Cheesecake with Fruits
Cheesecake with Fruits
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Wong, John T.
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Food Feature

In Pursuit of the Perfect Cheesecake (cont.)

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Cafe Tables in Plaza Mayor, Madrid, Spain
Cafe Tables in Plaza Mayor,
Madrid, Spain
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Barnes, David
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Junior's Cheesecake Cookbook: 50 to-Die-for Recipes for New York-Style Cheesecake

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Cafe, Old Town, Girona, Catalonia, Spain, Europe
Cafe, Old Town, Girona, Catalonia, Spain
Martin Child
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La Belle Cuisine


Forbidden Pleasures

Zanne Early Stewart
Gourmet April 1996

"Cheesecake connoisseurs are choosy, discriminating between the ricotta and the cream cheese varieties. For me the winner has always been clear: cream cheese, hands down.  The paradigm, of course, was Sara Lee's, the smooth, dense, tangy-sweet cake in a disposable aluminum pan that rarely ever received the amenity of proper plating. It was the first food I knew whose illicit nature was accentuated
by the fact that I ate it standing up, as if the need to make a quick getaway were imminent. Ritualistically, my girlfriends and I would gather round and shave off sliver after sliver of its deceptively innocent-looking richness, knowing that
calories consumed in a coven don't count. And they didn't - then.
Later came an even richer, creamier cheesecake, from a coffeehouse in Santa
Fe called Three Cities of Spain, which closed in the mid-seventies. The owners,
Robert Garrison and David Munn, showed foreign films and served wonderful
food. The European exoticism of Fellini or Bergman on the screen was buffered
by that familiar dessert, of which I sometimes had two servings in a single sitting.
Before moving from Santa Fe to Manhattan, I got the recipe for Three Cities' cheesecake and made it often, to much acclaim. But somehow I lost it and nearly gave up hope of finding it again.  In a genre I had sampled and enjoyed thoroughly, that cheesecake had become the one by which I judged all others. Its absence made me doubt my memory, and I began wondering whether the cake was no more than a luscious creation of my dreams. And then, during last year's spring cleaning ritual,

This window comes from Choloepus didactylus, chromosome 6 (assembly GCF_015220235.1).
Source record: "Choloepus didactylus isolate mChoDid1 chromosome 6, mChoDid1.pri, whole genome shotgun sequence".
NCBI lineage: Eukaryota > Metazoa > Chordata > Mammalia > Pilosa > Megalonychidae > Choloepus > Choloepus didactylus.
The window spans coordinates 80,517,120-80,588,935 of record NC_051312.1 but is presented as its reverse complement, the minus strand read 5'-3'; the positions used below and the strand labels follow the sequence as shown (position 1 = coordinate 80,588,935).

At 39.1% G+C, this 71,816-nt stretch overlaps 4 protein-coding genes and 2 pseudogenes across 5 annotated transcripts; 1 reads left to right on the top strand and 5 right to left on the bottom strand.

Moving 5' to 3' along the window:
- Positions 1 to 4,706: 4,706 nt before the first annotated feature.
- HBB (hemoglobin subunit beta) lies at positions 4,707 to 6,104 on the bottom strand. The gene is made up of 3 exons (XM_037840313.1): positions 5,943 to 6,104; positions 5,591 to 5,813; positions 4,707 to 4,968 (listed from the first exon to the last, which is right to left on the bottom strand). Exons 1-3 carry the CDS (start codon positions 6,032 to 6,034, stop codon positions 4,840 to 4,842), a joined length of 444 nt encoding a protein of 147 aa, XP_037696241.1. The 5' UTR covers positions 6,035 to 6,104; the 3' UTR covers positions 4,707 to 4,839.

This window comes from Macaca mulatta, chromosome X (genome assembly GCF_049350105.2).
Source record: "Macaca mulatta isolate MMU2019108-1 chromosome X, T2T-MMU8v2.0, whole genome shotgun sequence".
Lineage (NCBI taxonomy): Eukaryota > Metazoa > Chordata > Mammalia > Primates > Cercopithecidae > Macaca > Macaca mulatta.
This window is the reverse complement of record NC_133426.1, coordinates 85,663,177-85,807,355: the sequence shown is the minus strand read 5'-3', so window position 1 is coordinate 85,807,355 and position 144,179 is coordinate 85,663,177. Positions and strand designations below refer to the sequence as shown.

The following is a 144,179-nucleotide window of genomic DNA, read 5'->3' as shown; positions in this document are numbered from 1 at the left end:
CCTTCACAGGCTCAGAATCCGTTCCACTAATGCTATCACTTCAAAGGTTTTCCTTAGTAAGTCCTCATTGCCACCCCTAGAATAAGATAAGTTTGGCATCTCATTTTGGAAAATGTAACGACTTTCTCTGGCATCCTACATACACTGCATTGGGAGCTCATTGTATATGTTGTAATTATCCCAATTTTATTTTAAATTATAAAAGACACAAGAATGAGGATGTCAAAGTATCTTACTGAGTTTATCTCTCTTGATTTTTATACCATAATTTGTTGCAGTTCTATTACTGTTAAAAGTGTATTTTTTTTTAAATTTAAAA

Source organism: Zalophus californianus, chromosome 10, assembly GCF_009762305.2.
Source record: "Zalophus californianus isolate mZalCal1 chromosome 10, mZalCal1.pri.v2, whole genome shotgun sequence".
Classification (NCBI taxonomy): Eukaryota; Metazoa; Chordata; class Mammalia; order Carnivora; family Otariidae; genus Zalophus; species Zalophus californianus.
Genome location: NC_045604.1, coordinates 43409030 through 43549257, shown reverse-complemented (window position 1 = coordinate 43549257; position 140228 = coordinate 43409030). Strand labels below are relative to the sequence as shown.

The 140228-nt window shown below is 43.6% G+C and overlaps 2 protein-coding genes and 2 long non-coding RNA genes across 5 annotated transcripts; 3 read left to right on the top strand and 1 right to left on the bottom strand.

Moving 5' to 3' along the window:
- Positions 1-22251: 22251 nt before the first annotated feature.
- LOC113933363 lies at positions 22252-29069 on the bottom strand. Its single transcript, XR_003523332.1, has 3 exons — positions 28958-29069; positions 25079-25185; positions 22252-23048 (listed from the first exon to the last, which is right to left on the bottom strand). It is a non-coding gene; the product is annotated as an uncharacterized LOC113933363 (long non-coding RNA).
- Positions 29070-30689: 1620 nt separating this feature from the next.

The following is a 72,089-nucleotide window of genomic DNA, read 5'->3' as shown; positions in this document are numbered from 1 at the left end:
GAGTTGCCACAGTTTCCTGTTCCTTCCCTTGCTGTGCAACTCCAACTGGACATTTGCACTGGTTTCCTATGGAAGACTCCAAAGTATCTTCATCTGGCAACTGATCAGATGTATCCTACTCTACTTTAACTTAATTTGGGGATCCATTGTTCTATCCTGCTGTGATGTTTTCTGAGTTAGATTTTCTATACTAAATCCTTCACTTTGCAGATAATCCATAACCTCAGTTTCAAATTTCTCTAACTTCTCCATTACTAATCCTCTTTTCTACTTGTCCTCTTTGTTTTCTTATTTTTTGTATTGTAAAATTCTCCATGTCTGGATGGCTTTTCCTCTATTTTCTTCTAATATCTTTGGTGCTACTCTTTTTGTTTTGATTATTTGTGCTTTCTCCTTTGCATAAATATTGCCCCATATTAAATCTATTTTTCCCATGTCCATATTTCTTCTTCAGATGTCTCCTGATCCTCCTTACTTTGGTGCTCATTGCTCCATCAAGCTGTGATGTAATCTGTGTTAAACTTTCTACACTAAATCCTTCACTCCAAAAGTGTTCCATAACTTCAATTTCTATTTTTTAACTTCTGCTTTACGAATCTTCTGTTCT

I recovered my buried treasure - the recipe for that long-lost forbidden pleasure.
Of course I made it immediately, and one taste confirmed my fondest recollections.
I am pleased to share the recipe for your enjoyment, whether you eat the cheesecake in wanton wedges or surreptitiously, sliver by sliver."


Three Cities of Spain Cheesecake

For crust:
11 roughly 5-by-2 1/2-inch graham crackers, ground
fine in a food processor (about 1 1/2 cups)
1/3 cup (5 1/3 tablespoons) unsalted butter, softened
1/3 cup sugar
1/8 teaspoon salt

For filling:
24 ounces cream cheese, softened
4 large eggs, beaten lightly
1 teaspoon vanilla extract
1 cup sugar

For topping:
16 ounces sour cream
1 tablespoon sugar
1 teaspoon vanilla extract

Preheat oven to 350 degrees F.
Make crust
: In a bowl stir together crumbs, butter, sugar and salt. Sprinkle half of the crumb mixture onto bottom of a buttered 9 1/2-inch springform
pan near rim, pressing evenly about 1 1/4 inches up side. Sprinkle remaining crumb mixture onto bottom and press evenly over bottom, joining edge.

Make filling
: In a bowl with an electric mixer beat cream cheese until light and fluffy and add eggs a little at a time, beating on low speed until just combined. Beat in vanilla and sugar, beating on low speed until just com-bined. Pour filling into crust and bake in middle of oven 45 minutes.Trans-
fer cake in pan to a rack and let stand 5 minutes. (Cake will not be set in center but will set as it cools.) Leave oven on.

Make topping
: In a bowl stir together sour cream, sugar and vanilla. Drop spoonfuls of topping around edge of cake and spread gently over center, smoothing evenly. Bake cake 10 minutes more. Transfer cake in pan to a
rack and cool completely. Chill cake, covered, overnight. Remove side of
pan and transfer cake to a plate. Let cheesecake stand at room temperature
30 minutes and serve with fresh strawberries.


Perfect Cheesecake Tips
(gathered over the years, sources not noted)

 ♦ Have all ingredients at room temperature. If you're in a hurry, warm
the cream cheese for 10 minutes at 200 degrees F [these days you
could just slip it into the microwave, unwrapped, for a minute or
so]. Slip the eggs into a bowl of warm water for 5 to10 minutes.
Oiling the springform pan keeps cake from sticking to sides, which
can cause the cake to crack as it cools.
Scrape the bowl and beaters several times while beating the
cream cheese.
Once the eggs have been incorporated, don't beat or stir vigorously,
as this will add too much air.
Cheesecakes rise very little, so pans may be filled to the rim.
Don't open the oven door during the first 30 minutes of baking time.
Make cheesecakes at least one day in advance in order to allow the
flavor to ripen. Cheesecake may be refrigerated up to 1 week, or
wrapped tightly and frozen up to one month.
Slice cheesecake with a long, thin knife dipped in hot water.

Perfect Cheesecake, Page 1

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